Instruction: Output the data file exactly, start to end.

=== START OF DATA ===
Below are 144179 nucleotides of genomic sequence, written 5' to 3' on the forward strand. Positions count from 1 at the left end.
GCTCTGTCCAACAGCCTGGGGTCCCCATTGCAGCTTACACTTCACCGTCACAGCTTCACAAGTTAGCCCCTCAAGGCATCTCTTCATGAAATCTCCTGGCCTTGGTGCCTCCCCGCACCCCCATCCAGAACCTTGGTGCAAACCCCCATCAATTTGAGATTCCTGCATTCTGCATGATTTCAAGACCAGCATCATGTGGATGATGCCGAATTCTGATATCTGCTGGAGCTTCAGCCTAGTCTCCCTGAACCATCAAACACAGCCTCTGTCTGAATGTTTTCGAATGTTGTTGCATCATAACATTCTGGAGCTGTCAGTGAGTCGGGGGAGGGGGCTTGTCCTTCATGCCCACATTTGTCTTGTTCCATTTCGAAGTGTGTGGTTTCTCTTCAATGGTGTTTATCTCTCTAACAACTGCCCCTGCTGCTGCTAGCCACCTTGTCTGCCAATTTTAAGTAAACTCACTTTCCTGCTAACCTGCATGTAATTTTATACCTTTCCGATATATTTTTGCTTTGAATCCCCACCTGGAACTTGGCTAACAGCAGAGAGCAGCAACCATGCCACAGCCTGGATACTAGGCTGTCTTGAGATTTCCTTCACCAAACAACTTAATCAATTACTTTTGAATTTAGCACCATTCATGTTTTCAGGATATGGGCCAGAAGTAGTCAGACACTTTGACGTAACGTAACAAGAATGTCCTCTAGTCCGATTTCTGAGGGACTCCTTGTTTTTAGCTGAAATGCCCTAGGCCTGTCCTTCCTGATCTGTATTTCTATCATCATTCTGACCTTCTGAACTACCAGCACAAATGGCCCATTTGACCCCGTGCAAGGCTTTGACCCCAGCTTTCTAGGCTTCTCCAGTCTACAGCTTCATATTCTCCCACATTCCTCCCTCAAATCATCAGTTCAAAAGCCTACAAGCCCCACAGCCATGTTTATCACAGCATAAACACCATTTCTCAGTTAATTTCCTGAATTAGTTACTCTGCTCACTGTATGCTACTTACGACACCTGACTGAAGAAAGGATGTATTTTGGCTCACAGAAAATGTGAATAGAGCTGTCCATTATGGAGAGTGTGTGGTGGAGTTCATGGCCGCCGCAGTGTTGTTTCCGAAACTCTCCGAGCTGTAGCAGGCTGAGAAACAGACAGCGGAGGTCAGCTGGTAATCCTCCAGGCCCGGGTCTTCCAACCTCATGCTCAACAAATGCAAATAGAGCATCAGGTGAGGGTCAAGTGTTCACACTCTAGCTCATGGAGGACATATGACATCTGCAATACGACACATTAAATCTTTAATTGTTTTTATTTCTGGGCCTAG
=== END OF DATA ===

Below are 144179 nucleotides of genomic sequence, written 5' to 3' on the forward strand. Positions count from 1 at the left end.
GCTCTGTCCAACAGCCTGGGGTCCCCATTGCAGCTTACACTTCACCGTCACAGCTTCACAAGTTAGCCCCTCAAGGCATCTCTTCATGAAATCTCCTGGCCTTGGTGCCTCCCCGCACCCCCATCCAGAACCTTGGTGCAAACCCCCATCAATTTGAGATTCCTGCATTCTGCATGATTTCAAGACCAGCATCATGTGGATGATGCCGAATTCTGATATCTGCTGGAGCTTCAGCCTAGTCTCCCTGAACCATCAAACACAGCCTCTGTCTGAATGTTTTCGAATGTTGTTGCATCATAACATTCTGGAGCTGTCAGTGAGTCGGGGGAGGGGGCTTGTCCTTCATGCCCACATTTGTCTTGTTCCATTTCGAAGTGTGTGGTTTCTCTTCAATGGTGTTTATCTCTCTAACAACTGCCCCTGCTGCTGCTAGCCACCTTGTCTGCCAATTTTAAGTAAACTCACTTTCCTGCTAACCTGCATGTAATTTTATACCTTTCCGATATATTTTTGCTTTGAATCCCCACCTGGAACTTGGCTAACAGCAGAGAGCAGCAACCATGCCACAGCCTGGATACTAGGCTGTCTTGAGATTTCCTTCACCAAACAACTTAATCAATTACTTTTGAATTTAGCACCATTCATGTTTTCAGGATATGGGCCAGAAGTAGTCAGACACTTTGACGTAACGTAACAAGAATGTCCTCTAGTCCGATTTCTGAGGGACTCCTTGTTTTTAGCTGAAATGCCCTAGGCCTGTCCTTCCTGATCTGTATTTCTATCATCATTCTGACCTTCTGAACTACCAGCACAAATGGCCCATTTGACCCCGTGCAAGGCTTTGACCCCAGCTTTCTAGGCTTCTCCAGTCTACAGCTTCATATTCTCCCACATTCCTCCCTCAAATCATCAGTTCAAAAGCCTACAAGCCCCACAGCCATGTTTATCACAGCATAAACACCATTTCTCAGTTAATTTCCTGAATTAGTTACTCTGCTCACTGTATGCTACTTACGACACCTGACTGAAGAAAGGATGTATTTTGGCTCACAGAAAATGTGAATAGAGCTGTCCATTATGGAGAGTGTGTGGTGGAGTTCATGGCCGCCGCAGTGTTGTTTCCGAAACTCTCCGAGCTGTAGCAGGCTGAGAAACAGACAGCGGAGGTCAGCTGGTAATCCTCCAGGCCCGGGTCTTCCAACCTCATGCTCAACAAATGCAAATAGAGCATCAGGTGAGGGTCAAGTGTTCACACTCTAGCTCATGGAGGACATATGACATCTGCAATACGACACATTAAATCTTTAATTGTTTTTATTTCTGGGCCTAG